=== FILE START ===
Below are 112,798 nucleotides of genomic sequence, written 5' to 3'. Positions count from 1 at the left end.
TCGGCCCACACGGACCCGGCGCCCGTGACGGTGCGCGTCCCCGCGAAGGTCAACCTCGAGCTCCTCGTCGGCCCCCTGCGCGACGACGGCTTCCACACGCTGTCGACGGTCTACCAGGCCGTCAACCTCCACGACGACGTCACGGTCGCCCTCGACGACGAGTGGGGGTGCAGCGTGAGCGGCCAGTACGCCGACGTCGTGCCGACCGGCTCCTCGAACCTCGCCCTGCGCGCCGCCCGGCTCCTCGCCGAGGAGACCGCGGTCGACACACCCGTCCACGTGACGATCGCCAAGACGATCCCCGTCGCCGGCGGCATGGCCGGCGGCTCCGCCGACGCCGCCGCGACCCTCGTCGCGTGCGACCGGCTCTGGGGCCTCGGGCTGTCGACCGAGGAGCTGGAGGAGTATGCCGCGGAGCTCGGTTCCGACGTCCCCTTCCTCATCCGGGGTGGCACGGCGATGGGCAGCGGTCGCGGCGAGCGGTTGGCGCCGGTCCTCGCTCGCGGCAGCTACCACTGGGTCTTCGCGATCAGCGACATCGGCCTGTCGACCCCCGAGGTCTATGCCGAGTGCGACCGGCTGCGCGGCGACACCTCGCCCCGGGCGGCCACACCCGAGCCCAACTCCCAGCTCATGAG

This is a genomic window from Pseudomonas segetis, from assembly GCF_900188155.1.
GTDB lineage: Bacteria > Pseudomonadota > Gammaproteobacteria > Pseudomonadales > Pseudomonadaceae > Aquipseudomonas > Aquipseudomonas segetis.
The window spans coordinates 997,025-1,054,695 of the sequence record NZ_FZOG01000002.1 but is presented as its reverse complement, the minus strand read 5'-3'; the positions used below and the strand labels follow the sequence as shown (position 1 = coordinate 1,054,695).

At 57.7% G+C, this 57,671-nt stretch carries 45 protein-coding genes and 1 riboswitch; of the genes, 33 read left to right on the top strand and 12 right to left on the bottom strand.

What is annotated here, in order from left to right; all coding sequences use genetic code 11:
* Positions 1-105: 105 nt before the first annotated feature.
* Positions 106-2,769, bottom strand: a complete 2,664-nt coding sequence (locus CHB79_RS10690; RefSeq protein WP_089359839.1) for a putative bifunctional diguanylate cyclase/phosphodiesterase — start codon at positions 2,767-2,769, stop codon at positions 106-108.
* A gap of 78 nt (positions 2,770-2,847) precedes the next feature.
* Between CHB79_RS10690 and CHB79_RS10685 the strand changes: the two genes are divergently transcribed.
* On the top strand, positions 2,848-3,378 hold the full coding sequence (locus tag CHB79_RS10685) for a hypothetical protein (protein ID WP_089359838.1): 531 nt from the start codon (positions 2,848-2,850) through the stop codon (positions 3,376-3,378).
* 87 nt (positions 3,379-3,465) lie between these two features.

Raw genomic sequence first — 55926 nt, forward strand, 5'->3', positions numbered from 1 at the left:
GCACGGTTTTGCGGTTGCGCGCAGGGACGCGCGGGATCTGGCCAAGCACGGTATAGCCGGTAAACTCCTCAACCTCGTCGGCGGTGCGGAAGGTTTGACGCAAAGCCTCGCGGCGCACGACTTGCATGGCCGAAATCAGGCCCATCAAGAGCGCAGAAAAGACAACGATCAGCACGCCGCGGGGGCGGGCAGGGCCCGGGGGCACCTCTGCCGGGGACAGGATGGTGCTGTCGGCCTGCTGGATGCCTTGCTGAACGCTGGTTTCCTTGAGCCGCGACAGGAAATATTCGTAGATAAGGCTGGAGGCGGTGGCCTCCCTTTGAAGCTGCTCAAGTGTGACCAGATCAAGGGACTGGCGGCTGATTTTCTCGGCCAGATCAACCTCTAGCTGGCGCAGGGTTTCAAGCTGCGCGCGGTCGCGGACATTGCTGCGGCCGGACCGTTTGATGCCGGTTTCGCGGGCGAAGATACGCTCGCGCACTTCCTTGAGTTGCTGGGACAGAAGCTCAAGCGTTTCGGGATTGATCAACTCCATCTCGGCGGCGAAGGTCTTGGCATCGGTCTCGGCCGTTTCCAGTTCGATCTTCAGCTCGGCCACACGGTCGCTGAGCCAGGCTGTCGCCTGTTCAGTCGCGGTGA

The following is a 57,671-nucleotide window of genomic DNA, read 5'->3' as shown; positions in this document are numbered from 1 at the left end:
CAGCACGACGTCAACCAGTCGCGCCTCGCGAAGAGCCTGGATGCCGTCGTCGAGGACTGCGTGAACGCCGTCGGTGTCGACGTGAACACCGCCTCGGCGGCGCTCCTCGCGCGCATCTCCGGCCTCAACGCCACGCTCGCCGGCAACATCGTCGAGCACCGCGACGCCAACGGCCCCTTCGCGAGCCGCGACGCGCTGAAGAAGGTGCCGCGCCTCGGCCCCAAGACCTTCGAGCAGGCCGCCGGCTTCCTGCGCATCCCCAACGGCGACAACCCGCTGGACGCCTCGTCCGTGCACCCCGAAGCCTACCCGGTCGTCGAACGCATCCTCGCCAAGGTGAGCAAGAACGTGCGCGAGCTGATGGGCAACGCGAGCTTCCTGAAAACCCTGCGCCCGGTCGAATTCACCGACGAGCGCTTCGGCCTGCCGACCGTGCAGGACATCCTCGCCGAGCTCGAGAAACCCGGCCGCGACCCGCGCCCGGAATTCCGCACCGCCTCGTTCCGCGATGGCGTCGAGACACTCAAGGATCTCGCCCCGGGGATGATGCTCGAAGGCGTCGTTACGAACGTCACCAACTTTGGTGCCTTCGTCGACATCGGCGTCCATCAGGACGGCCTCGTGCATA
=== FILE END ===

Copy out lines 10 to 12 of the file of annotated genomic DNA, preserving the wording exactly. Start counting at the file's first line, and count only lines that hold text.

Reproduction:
* A gap of 78 nt (positions 2,770-2,847) precedes the next feature.
* Between CHB79_RS10690 and CHB79_RS10685 the strand changes: the two genes are divergently transcribed.
* On the top strand, positions 2,848-3,378 hold the full coding sequence (locus tag CHB79_RS10685) for a hypothetical protein (protein ID WP_089359838.1): 531 nt from the start codon (positions 2,848-2,850) through the stop codon (positions 3,376-3,378).